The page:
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The Surprisingly Complex Journey a Rose Takes from Colombia to Chicago

Photo: Stacey Wescott/Chicago Tribune

A fourth of all freight shipments in the country passes through Chicago at some point—that’s why the city has a booming logistics industry, a business that you’ve probably never heard of but can’t live without. C.H. Robinson, a major local player profiled in Chicago’s May issue, coordinates the shipping of a billion dollars’ worth of goods every week.

Why is the industry so important? Let’s say a major flower supplier needs to get fresh blooms from a grower in South America to Chicago-area retailers in time for Mother’s Day. It couldn’t get done without logistics reps shepherding the cargo every step of the way. Here’s how a company like C.H. Robinson handles it.

Early April

  • Having gathered information from growers to gauge consumer demand—including preferences for long-stem versus short-stem roses—Robinson works directly with retailers to finalize purchase orders.

May 7

  • At a greenhouse outside Medellín, Colombia, the roses are harvested by hand and measured. (Long stems mean higher prices.)
  • A Robinson carrier rep confirms the temperature-control guidelines with the local trucking company taking the roses to the airport near Medellín. (Roses must be kept at around 35 degrees during transit to induce a state of dormancy.)
  • A Robinson rep starts looking for refrigerated trucks available in and around Miami, where the roses are due to arrive the next day.
  • At the same time, greenhouse workers pack the roses according to retailer’s specifications: 10 to 12 roses per bouquet, two bouquets per bucket, 10 buckets per box.
  • Oops! A hiccup on the U.S. delivery end: One of the supplier’s retailers revises its order down, requiring a Robinson rep to search the Miami area for a “less than load” trucker.

May 8

  • The roses arrive at Miami International Airport, where they are inspected for contraband by customs officials in a special air-conditioned facility. This takes eight to 12 hours. Robinson adjusts the schedule after learning that the inspection will take less time than expected.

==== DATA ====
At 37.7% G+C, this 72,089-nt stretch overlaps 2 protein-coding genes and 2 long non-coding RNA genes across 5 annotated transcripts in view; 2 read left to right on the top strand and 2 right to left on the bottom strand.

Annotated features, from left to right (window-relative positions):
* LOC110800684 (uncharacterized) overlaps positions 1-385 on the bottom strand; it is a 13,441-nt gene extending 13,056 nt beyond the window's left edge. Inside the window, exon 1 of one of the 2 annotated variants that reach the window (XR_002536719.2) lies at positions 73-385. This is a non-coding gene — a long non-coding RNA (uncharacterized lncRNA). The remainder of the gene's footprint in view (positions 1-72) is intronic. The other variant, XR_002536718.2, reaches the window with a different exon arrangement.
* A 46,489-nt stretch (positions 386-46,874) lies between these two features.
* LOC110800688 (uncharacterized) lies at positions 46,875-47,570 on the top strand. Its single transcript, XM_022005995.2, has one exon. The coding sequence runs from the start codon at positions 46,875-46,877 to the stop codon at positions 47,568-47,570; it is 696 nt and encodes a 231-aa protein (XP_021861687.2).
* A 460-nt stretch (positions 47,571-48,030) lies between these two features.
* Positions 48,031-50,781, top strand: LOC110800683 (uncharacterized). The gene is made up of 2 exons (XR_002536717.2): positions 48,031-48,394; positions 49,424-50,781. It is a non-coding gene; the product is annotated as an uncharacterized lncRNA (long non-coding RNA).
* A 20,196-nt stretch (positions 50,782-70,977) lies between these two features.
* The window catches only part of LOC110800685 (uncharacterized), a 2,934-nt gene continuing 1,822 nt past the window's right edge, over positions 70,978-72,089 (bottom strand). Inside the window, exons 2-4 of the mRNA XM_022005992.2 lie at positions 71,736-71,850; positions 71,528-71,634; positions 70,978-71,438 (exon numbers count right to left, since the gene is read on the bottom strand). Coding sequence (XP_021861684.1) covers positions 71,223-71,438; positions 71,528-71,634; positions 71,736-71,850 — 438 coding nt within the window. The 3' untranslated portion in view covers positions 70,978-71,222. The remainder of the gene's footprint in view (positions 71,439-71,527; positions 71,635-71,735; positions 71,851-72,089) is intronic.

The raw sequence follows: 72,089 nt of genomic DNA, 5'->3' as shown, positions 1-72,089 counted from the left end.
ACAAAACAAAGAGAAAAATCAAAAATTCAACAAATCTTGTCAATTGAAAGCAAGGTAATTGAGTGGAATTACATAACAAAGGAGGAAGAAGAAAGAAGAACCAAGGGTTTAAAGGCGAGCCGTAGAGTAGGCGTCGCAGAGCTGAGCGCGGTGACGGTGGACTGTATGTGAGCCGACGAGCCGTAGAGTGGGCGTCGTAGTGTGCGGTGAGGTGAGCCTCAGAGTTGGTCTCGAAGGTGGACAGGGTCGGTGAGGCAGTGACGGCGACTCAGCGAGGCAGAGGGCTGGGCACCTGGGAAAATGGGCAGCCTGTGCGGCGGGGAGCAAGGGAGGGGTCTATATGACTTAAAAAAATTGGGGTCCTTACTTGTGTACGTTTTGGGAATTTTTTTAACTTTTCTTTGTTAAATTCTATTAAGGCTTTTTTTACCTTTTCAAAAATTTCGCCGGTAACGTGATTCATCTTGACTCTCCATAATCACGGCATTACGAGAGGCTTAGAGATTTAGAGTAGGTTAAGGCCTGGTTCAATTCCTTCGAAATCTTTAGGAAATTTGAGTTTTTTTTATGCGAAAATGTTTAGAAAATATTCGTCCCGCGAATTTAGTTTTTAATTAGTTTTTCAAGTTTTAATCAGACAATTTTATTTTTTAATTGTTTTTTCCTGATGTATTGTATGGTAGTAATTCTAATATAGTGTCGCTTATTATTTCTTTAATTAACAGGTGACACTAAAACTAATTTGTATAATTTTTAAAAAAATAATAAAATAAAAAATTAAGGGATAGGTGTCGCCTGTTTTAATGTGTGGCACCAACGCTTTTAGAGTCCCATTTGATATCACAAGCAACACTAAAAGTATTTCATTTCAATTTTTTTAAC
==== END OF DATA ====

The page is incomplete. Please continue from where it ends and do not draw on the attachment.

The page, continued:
May 9

  • The roses are transported to supplier’s refrigerated warehouse near the airport and immediately recooled to 35 degrees.
  • The roses are unpacked, and the stems are trimmed before the flowers are repackaged in buckets with a few inches of water in the bottom. The buckets are boxed, and the boxes are palletized, 18 per pallet, per the supplier’s specs. Some roses are put in display-ready packaging at the request of one retailer.

May 10

  • A Robinson rep OKs the dispatching of refrigerated trucks to the airport and accommodates for a delay: The supplier wants to treat the roses with an ethylene inhibitor—to prevent premature blooming—before they’re loaded onto trucks. The rep revises the shipment’s ETA.

May 11

  • Last truckload arrives at a Robinson warehouse in Des Plaines. Robinson arranges dispatching of small trucks to get roses to various retailers.
  • Robinson reps track all deliveries, confirming completion of every order with the supplier.

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